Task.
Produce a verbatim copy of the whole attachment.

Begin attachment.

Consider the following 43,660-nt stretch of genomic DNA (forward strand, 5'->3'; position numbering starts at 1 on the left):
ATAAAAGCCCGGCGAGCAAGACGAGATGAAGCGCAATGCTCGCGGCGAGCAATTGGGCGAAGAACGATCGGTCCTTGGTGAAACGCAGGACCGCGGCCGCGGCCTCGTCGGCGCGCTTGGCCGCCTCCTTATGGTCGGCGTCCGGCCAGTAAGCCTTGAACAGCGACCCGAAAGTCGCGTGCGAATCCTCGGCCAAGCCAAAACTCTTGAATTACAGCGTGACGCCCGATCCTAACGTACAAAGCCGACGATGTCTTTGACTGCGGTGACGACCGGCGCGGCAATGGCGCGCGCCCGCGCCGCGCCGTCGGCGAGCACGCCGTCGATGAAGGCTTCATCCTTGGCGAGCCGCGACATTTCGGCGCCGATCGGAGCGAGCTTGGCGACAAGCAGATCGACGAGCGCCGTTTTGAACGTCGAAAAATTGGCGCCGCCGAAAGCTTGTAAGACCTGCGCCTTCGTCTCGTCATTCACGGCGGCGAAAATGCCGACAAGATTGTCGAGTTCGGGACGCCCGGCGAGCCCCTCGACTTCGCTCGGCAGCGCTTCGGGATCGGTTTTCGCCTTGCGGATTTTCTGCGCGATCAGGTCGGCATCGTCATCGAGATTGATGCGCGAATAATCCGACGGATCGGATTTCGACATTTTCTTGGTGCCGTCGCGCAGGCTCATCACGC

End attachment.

Consider the following 43,660-nt stretch of genomic DNA (forward strand, 5'->3'; position numbering starts at 1 on the left):
ATAAAAGCCCGGCGAGCAAGACGAGATGAAGCGCAATGCTCGCGGCGAGCAATTGGGCGAAGAACGATCGGTCCTTGGTGAAACGCAGGACCGCGGCCGCGGCCTCGTCGGCGCGCTTGGCCGCCTCCTTATGGTCGGCGTCCGGCCAGTAAGCCTTGAACAGCGACCCGAAAGTCGCGTGCGAATCCTCGGCCAAGCCAAAACTCTTGAATTACAGCGTGACGCCCGATCCTAACGTACAAAGCCGACGATGTCTTTGACTGCGGTGACGACCGGCGCGGCAATGGCGCGCGCCCGCGCCGCGCCGTCGGCGAGCACGCCGTCGATGAAGGCTTCATCCTTGGCGAGCCGCGACATTTCGGCGCCGATCGGAGCGAGCTTGGCGACAAGCAGATCGACGAGCGCCGTTTTGAACGTCGAAAAATTGGCGCCGCCGAAAGCTTGTAAGACCTGCGCCTTCGTCTCGTCATTCACGGCGGCGAAAATGCCGACAAGATTGTCGAGTTCGGGACGCCCGGCGAGCCCCTCGACTTCGCTCGGCAGCGCTTCGGGATCGGTTTTCGCCTTGCGGATTTTCTGCGCGATCAGGTCGGCATCGTCATCGAGATTGATGCGCGAATAATCCGACGGATCGGATTTCGACATTTTCTTGGTGCCGTCGCGCAGGCTCATCACGC